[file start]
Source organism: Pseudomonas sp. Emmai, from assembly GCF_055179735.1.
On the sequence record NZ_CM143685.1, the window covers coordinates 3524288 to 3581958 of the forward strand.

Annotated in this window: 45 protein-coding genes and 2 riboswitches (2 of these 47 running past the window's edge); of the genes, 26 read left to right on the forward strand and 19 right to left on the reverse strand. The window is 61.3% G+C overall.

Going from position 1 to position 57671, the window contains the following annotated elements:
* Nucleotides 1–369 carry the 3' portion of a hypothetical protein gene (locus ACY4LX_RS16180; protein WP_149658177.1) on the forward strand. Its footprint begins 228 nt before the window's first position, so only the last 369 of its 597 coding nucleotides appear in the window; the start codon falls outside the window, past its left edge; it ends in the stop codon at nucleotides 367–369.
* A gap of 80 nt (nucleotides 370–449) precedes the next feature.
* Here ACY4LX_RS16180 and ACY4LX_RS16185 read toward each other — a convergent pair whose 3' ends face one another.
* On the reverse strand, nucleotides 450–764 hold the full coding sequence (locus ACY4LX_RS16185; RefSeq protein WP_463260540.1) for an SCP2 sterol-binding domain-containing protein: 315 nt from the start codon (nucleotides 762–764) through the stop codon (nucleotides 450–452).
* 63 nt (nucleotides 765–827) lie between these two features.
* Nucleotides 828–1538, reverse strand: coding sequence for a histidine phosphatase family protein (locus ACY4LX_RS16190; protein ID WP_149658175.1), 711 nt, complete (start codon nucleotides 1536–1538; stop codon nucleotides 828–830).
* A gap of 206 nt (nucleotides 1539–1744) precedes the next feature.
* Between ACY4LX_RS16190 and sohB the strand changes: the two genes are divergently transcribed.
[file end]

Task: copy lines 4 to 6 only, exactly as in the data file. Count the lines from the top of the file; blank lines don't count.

Going from position 1 to position 57671, the window contains the following annotated elements:
* Nucleotides 1–369 carry the 3' portion of a hypothetical protein gene (locus ACY4LX_RS16180; protein WP_149658177.1) on the forward strand. Its footprint begins 228 nt before the window's first position, so only the last 369 of its 597 coding nucleotides appear in the window; the start codon falls outside the window, past its left edge; it ends in the stop codon at nucleotides 367–369.
* A gap of 80 nt (nucleotides 370–449) precedes the next feature.